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Flag of Syria

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Title: Flag of Syria  
Author: World Heritage Encyclopedia
Language: English
Subject: Flag of Egypt, List of Arab flags, Outline of Syria, State of Syria (1924–30), Arab Kingdom of Syria
Collection: 1980 Introductions, Flags of Asia, National Symbols of Syria
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Flag of Syria

As a result of the ongoing Syrian civil war, there are currently two governments claiming to be the de jure government of Syria, using different flags to represent the state. The incumbent government, led by Bashar al-Assad and the Ba'ath Party, is using the red-white-black United Arab Republic flag in use since 1980; while the Syrian Interim Government, led by the Syrian National Coalition – seeking to overthrow the Assad government – readopted the green-white-black Independence flag in 2012.

Flag used by the Assad government

Syrian Arab Republic
Proportion 2:3
Adopted 22 February 1958, abandoned on 28 September 1961;
readopted on 30 March 1980[1]
Design A horizontal tricolour of red, white, and black; charged with two green stars at the centre.

The current flag was first adopted in 1958 to represent Syria as part of the United Arab Republic, and was used until 1961. It was readopted in 1980. Since its first adoption, variations of the red-white-black flag have been used in various Arab Unions of Syria with Egypt, Libya, Sudan, Yemen and Iraq. Although Syria is not part of any Arab state union, the flag of the United Arab Republic was readopted to show Syria's commitment to Arab unity.[2] The usage of the flag has become disputed because it is often associated with the Ba'ath Party and has come to represent parties loyal to Assad's government in the Syrian civil war.[3]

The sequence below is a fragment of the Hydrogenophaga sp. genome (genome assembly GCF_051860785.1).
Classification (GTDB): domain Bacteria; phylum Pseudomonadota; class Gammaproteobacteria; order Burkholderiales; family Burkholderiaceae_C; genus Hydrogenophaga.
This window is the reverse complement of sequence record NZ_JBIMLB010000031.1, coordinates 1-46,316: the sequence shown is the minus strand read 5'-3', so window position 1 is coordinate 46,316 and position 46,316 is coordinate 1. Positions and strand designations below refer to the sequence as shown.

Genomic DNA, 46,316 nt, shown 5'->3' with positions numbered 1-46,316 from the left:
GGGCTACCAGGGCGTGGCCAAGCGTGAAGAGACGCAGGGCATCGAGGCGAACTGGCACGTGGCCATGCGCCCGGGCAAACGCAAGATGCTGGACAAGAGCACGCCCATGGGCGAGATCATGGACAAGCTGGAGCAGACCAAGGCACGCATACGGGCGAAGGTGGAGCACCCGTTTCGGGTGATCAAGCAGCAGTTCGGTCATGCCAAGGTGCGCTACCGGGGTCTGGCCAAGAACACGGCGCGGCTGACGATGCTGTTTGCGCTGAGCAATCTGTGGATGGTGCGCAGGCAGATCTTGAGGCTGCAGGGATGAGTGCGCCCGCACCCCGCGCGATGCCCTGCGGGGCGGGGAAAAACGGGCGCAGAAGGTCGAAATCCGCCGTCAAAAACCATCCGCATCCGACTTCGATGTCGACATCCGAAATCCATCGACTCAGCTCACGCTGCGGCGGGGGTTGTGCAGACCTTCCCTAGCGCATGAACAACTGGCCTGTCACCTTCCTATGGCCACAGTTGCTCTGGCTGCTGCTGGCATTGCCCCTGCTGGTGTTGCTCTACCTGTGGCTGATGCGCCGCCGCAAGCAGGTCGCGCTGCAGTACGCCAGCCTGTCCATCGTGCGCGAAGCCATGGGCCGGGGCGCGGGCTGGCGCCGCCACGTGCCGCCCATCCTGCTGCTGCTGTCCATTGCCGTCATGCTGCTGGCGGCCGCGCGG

The Syrian flag is described in Article 6 of the Syrian Constitution. The first paragraph of the Article states:

The flag of the Syrian Arab Republic consists of three colours: red, white and black, with two green stars, of five angles each. The flag is rectangular, with its width measuring two thirds of its length. It is divided into three rectangles of identical dimensions and have the same length as the flag. The upper one is red, the middle being white and the bottom one is black, with the two green stars in the middle of the white rectangle.
— 1st Paragraph of Article 6 of the Syrian Constitution[4]

Flag used by the Syrian opposition

During the ongoing civil war, the Syrian opposition, represented by the Syrian National Council, then by the National Coalition for Syrian Revolutionary and Opposition Forces[5] (commonly named the Syrian National Coalition) used a modified version of the independence flag first used in 1932. The independence flag began to be used as a universal display of the protesting opposition in late 2011.[5] The opposition wanted to distinguish themselves from the current Syrian government and favoured the use of the flag used when Syria gained its independence from France. Khaled Kamal, an official from the Syrian National Council, now believes this flag to also represent independence and the end of Bashar al-Assad's government. Today the flag is mainly used in areas controlled by the Syrian National Coalition. The use of the independence flag parallels the Libyan rebels' use of the pre-Gaddafi Libyan flag from the era of the Kingdom of Libya instead of Muammar Gaddafi's green flag.[6]